Creating Generational Wealth: The Klump Family Ranch

Kallie Chenoweth
Timm Klump’s ranching roots run deep through generations of his family – beginning with his great-great-grandfather, John Walter Klump. With ongoing work and strong relationships, they lay the groundwork for future generations’ success.

Family is important to Timm Klump – and the Klump men who came before him as ranchers. I was thrilled to spend some time with him and hear more of the story. This long line of men worked hard and plan to pass what they’ve successfully built on to their children.

Where It All Started

Timm Klump’s Great Great Grandpa, John Walter Klump, began life in Ohio. He volunteered to fight in the civil war and after the war, moved to Texas. Subsequently, he relocated to New Mexico to start a ranch with the White family. Each move helped him hone his skills and begin to grow the family ranching legacy.

Eventually, he set his sights on Arizona. He took whatever cows he owned outright and moved to Dos Cabezas. There, most people homesteaded on the west side – but John Walter and his family started out on the south side. The cattle he bought kept trying to return to their original home on the west side! Eventually, he moved to the west side just to make them stay. Big ranchers in the area had acquired the “fancy” land in the flats. The big ranches included the Hooker Family Ranch (of Doc Holiday fame) and the Riggs Family Ranch. Because those two families already owned most of the land, they also controlled the area’s resources – including water sources. They were united on keeping out the little ranchers and preventing them from using their resources. Klump took his cattle to the mountains, where no one wanted to ranch He also worked at ranches around the area to make money.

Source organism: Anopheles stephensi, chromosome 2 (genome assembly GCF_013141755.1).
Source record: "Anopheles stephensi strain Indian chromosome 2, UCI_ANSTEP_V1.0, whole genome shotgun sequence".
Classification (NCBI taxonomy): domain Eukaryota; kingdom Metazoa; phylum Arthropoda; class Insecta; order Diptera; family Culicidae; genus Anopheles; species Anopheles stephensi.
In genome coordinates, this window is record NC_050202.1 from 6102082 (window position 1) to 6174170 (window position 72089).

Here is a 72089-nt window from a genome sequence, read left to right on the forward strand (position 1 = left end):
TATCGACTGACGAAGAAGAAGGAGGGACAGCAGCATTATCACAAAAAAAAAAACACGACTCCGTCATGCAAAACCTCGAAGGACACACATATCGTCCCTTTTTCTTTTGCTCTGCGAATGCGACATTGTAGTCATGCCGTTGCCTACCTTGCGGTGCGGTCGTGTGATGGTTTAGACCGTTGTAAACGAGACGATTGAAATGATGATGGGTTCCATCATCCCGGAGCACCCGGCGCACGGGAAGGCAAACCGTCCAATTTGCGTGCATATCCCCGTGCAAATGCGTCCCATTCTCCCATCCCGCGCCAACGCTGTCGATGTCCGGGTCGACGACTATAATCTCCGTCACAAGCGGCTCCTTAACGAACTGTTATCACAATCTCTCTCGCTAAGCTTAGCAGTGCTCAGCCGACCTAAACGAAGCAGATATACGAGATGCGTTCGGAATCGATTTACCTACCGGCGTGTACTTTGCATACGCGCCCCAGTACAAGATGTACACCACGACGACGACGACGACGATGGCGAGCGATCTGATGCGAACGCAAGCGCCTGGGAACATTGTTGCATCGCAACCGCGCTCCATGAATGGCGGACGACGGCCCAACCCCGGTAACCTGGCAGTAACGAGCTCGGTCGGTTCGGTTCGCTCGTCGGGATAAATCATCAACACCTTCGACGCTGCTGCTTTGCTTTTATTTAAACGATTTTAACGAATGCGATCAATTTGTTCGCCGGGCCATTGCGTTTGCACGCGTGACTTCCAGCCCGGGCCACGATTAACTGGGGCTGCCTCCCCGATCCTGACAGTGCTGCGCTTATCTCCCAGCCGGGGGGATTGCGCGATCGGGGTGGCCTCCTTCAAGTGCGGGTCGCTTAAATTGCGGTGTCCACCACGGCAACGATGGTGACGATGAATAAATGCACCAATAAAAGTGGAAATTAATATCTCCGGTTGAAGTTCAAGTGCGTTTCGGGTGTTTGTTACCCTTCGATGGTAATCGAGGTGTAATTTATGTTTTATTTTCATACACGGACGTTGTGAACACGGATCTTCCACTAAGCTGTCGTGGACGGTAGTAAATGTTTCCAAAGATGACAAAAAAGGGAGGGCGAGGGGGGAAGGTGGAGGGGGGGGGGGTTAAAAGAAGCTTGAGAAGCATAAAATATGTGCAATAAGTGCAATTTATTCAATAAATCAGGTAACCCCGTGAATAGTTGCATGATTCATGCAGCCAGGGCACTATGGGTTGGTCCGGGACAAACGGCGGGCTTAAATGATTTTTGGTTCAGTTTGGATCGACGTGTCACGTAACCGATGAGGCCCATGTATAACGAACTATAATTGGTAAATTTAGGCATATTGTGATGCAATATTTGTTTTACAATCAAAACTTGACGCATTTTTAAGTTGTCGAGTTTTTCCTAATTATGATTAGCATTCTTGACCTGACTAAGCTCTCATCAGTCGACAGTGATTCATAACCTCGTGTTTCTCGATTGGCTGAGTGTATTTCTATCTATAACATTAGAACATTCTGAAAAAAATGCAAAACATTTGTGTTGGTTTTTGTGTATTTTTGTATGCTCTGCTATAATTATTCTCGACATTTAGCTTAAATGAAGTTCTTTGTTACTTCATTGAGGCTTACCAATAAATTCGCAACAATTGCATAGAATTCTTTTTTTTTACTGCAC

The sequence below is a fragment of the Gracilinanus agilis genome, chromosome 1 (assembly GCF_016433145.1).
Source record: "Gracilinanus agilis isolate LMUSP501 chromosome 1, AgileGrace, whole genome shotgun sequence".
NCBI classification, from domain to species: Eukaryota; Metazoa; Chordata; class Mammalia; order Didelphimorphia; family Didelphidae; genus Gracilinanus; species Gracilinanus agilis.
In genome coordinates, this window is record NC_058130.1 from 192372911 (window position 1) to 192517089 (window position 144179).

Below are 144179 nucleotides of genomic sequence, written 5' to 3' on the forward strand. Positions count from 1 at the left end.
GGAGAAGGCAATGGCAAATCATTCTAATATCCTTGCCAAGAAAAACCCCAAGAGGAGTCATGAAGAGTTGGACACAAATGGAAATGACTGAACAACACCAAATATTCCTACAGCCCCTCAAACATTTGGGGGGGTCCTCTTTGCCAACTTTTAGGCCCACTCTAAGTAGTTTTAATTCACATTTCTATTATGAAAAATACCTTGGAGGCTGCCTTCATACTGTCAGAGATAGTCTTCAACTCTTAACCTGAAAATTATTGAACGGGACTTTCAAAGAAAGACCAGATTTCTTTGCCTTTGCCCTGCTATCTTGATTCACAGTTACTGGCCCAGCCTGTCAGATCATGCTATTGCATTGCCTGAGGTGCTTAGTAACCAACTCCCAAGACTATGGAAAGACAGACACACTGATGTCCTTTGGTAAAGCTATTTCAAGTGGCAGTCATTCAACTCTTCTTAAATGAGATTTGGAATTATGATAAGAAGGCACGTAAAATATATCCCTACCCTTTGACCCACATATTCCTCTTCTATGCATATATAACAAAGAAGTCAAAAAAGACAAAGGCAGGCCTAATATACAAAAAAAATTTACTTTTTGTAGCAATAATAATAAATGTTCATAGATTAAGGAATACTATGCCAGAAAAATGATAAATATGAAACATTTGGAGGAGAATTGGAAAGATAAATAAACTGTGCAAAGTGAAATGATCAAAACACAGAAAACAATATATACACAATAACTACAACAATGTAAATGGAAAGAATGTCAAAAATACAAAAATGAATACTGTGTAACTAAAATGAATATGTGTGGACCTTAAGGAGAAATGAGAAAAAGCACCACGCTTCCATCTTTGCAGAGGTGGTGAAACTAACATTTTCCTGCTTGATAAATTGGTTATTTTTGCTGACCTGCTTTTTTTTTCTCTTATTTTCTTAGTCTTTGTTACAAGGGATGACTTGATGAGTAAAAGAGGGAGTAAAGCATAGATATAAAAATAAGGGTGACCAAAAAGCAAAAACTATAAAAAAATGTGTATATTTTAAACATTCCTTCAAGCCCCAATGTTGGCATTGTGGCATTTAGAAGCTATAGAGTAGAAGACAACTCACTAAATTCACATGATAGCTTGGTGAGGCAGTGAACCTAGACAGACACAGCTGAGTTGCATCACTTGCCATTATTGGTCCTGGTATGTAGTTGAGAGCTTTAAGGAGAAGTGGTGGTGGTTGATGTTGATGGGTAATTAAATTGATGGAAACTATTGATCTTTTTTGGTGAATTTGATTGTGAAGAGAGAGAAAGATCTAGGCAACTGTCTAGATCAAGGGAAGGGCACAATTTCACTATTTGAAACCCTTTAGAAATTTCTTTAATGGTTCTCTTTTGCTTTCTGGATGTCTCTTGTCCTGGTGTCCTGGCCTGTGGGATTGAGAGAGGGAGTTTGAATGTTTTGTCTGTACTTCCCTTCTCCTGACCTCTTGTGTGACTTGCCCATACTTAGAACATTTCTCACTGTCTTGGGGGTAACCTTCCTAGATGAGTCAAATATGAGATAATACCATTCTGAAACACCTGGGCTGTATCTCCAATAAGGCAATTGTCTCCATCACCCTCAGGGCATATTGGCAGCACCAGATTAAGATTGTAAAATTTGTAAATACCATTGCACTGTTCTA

The Later Generations

John Walter’s son – and Timm’s great grandpa – after losing his first wife, he remarried and they had many children together. They also raised goats.

Later, one of their sons – Timm’s grandfather – had to take over the family business and became head of household when he was only 12. He started managing the books. The cattle they sold brought in about $80 a year and it cost $45 a year in groceries and feed. The small amount of profit they were bringing in allowed them to get a little ahead. As his grandfather and his five brothers matured, they started using their profit to buy property . They paid for everything with cash and avoided incurring debt – including loans.

By the time Timm was born, the family had saved a lot of money. Among all the brothers, they owned the family ranch plus several others. Unfortunately, the brothers started fighting and the ranch was split up. Timm’s dad ran the ranch while Timm was growing up.

Timm Takes the Reins